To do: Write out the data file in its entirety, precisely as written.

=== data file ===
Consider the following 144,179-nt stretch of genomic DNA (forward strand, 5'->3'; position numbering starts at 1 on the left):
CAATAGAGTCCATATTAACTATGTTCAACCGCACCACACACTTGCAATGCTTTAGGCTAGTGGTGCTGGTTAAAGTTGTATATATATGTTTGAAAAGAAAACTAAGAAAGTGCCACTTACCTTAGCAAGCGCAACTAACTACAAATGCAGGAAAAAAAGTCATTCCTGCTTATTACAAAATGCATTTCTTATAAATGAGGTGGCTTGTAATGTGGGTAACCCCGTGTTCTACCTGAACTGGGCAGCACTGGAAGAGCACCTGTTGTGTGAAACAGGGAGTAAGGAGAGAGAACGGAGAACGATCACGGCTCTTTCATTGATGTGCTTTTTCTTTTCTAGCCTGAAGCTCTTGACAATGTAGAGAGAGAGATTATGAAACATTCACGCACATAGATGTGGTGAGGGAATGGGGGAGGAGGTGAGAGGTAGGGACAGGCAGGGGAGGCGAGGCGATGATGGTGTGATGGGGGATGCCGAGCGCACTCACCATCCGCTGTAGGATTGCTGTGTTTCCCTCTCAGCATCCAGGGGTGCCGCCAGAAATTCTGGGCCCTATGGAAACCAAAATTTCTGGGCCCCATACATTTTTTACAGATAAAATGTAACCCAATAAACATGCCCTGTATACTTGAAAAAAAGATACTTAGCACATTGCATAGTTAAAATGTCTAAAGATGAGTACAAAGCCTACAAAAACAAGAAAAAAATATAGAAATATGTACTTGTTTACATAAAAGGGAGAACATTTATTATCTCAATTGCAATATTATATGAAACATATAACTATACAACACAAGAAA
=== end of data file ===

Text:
Consider the following 144,179-nt stretch of genomic DNA (forward strand, 5'->3'; position numbering starts at 1 on the left):
CAATAGAGTCCATATTAACTATGTTCAACCGCACCACACACTTGCAATGCTTTAGGCTAGTGGTGCTGGTTAAAGTTGTATATATATGTTTGAAAAGAAAACTAAGAAAGTGCCACTTACCTTAGCAAGCGCAACTAACTACAAATGCAGGAAAAAAAGTCATTCCTGCTTATTACAAAATGCATTTCTTATAAATGAGGTGGCTTGTAATGTGGGTAACCCCGTGTTCTACCTGAACTGGGCAGCACTGGAAGAGCACCTGTTGTGTGAAACAGGGAGTAAGGAGAGAGAACGGAGAACGATCACGGCTCTTTCATTGATGTGCTTTTTCTTTTCTAGCCTGAAGCTCTTGACAATGTAGAGAGAGAGATTATGAAACATTCACGCACATAGATGTGGTGAGGGAATGGGGGAGGAGGTGAGAGGTAGGGACAGGCAGGGGAGGCGAGGCGATGATGGTGTGATGGGGGATGCCGAGCGCACTCACCATCCGCTGTAGGATTGCTGTGTTTCCCTCTCAGCATCCAGGGGTGCCGCCAGAAATTCTGGGCCCTATGGAAACCAAAATTTCTGGGCCCCATACATTTTTTACAGATAAAATGTAACCCAATAAACATGCCCTGTATACTTGAAAAAAAGATACTTAGCACATTGCATAGTTAAAATGTCTAAAGATGAGTACAAAGCCTACAAAAACAAGAAAAAAATATAGAAATATGTACTTGTTTACATAAAAGGGAGAACATTTATTATCTCAATTGCAATATTATATGAAACATATAACTATACAACACAAGAAA